This qualitative study examined 45 education speeches presented by President Obama and leaders of the U.S. Department of Education from January 2009 through December 2010. These speeches were interpreted with the use of critical discourse analysis and reviewed through the lens of interest convergence theory. The first aim of the researcher was to uncover the underlying ideologies represented in the Obama Administration's education speeches. The second objective was to understand how those ideologies impacted the Administration's proposed reform ideas. Specifically, the researcher was interested in how the underpinning ideologies and proposed solutions affected the education of poor students of color. The researcher found four primary ideologies in the education speeches. First, every speech was coupled with an economic agenda. Second, the speakers displayed great concern over America's ability to remain a global economic leader. Third, there was an emphasis on the role of education in promoting equal opportunity and a belief in the American Dream. Finally, the speakers showed a deficit-oriented perception of students of color. The researcher discovered that economic ideologies inspired the Obama Administration's proposed solutions. As such, the author argues that the Obama Administration utilized interest convergence by focusing on the economic self-interests of white policymakers. This study concludes with the author's recommendations for change in the education of poor students of color. The author calls for strategic alliances throughout group identities in order to achieve educational equity.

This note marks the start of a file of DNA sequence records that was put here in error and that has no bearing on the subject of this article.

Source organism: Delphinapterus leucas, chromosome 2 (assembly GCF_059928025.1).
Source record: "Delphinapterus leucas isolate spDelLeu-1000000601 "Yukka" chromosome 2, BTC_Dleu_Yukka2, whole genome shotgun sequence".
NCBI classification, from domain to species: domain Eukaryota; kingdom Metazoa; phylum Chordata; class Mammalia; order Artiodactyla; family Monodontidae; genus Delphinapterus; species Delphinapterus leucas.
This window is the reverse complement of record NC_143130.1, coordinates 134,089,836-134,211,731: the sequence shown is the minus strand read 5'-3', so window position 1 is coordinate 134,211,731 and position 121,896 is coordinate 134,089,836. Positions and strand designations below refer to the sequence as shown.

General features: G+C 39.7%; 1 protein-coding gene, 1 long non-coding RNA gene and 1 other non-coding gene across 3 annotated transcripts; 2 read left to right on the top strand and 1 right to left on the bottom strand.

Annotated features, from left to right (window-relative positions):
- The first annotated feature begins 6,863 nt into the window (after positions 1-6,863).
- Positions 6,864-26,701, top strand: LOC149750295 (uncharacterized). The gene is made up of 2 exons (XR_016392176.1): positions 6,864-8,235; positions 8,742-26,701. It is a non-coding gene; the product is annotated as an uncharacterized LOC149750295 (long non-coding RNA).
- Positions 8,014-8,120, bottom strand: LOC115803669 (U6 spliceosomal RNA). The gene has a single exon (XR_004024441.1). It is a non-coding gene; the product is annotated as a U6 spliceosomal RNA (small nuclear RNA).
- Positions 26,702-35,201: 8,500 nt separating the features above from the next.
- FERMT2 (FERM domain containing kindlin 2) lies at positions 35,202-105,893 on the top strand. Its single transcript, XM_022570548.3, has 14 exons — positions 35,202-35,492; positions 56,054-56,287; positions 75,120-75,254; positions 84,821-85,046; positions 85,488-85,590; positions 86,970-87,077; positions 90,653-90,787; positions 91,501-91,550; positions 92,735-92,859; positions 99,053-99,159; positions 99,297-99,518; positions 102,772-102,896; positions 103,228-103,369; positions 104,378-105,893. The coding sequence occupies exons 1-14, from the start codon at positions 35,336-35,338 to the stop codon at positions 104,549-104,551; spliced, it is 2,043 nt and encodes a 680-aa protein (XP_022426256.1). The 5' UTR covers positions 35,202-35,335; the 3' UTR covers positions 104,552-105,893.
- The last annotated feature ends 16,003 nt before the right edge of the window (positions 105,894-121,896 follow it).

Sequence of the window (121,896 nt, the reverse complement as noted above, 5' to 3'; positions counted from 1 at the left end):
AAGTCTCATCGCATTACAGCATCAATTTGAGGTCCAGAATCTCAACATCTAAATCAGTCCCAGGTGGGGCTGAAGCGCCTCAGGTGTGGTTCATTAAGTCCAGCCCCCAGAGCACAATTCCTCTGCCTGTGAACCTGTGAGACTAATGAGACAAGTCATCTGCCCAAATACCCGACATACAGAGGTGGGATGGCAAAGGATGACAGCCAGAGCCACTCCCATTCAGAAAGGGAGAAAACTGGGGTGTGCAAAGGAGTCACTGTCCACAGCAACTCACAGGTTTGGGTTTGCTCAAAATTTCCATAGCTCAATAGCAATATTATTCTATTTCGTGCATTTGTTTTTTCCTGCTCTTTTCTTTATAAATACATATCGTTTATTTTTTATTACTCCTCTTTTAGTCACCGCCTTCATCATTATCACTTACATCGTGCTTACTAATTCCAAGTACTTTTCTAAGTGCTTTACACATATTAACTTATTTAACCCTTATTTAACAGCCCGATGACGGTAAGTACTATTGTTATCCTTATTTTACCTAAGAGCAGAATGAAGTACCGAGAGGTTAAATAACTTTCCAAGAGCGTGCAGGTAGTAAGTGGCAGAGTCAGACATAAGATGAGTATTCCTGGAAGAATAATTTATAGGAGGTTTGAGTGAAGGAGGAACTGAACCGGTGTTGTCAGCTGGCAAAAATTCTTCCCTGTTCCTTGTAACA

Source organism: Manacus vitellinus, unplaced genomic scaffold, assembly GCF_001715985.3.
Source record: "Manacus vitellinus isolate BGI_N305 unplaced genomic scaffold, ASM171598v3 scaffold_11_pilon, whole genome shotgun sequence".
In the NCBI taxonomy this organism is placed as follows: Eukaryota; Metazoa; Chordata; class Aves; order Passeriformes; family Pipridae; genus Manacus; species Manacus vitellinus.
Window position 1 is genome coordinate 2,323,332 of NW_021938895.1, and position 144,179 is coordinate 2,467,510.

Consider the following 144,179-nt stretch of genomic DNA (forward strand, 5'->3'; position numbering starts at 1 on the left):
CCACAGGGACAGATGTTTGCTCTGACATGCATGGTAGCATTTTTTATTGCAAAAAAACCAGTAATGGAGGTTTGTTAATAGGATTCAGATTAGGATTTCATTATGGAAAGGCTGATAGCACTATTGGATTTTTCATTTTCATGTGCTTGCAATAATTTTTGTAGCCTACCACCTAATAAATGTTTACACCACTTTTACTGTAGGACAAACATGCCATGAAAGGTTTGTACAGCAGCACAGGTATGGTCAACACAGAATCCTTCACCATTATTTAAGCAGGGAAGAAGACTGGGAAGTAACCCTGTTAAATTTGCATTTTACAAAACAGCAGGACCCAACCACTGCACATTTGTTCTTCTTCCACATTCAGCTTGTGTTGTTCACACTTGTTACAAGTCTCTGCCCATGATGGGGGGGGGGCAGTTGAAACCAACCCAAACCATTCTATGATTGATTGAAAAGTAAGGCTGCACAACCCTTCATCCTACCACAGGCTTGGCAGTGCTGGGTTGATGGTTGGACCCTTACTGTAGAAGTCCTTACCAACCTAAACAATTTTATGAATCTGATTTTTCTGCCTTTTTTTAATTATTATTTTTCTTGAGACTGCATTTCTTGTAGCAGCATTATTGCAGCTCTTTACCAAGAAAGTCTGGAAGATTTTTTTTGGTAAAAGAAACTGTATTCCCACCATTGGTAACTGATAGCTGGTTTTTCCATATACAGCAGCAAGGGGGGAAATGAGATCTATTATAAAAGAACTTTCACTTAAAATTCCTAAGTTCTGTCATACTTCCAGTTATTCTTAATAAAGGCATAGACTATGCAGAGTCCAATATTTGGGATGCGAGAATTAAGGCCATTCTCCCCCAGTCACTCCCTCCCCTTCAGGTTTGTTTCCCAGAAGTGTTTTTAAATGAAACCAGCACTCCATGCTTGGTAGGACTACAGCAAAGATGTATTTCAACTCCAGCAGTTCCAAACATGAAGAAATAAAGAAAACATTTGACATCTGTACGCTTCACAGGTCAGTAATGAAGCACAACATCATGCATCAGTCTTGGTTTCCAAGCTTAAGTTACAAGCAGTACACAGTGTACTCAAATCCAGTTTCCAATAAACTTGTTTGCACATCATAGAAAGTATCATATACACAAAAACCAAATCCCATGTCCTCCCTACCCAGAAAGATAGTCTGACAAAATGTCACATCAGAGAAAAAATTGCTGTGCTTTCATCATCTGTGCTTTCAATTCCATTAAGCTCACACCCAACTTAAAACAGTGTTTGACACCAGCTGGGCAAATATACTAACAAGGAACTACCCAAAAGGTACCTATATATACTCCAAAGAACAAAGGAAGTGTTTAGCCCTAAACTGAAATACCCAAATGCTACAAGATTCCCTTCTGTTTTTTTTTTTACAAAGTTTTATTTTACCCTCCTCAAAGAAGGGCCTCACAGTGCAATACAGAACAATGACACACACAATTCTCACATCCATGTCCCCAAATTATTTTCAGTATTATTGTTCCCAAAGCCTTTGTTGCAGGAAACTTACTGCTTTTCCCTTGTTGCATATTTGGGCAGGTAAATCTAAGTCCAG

|Commitee:||Litton, Edmundo, McCullough, Mary|
|School:||Loyola Marymount University|
|School Location:||United States -- California|
|Source:||DAI-A 73/12(E), Dissertation Abstracts International|
|Subjects:||Education Policy, Political science|
|Keywords:||Critical discourse analysis, Critical race theory, Education speeches, Interest convergence theory, Obama, Barack, United States Department of Education|
Copyright in each Dissertation and Thesis is retained by the author. All Rights Reserved
The supplemental file or files you are about to download were provided to ProQuest by the author as part of a
dissertation or thesis. The supplemental files are provided "AS IS" without warranty. ProQuest is not responsible for the
content, format or impact on the supplemental file(s) on our system. in some cases, the file type may be unknown or
may be a .exe file. We recommend caution as you open such files.
Copyright of the original materials contained in the supplemental file is retained by the author and your access to the
supplemental files is subject to the ProQuest Terms and Conditions of use.
Depending on the size of the file(s) you are downloading, the system may take some time to download them. Please be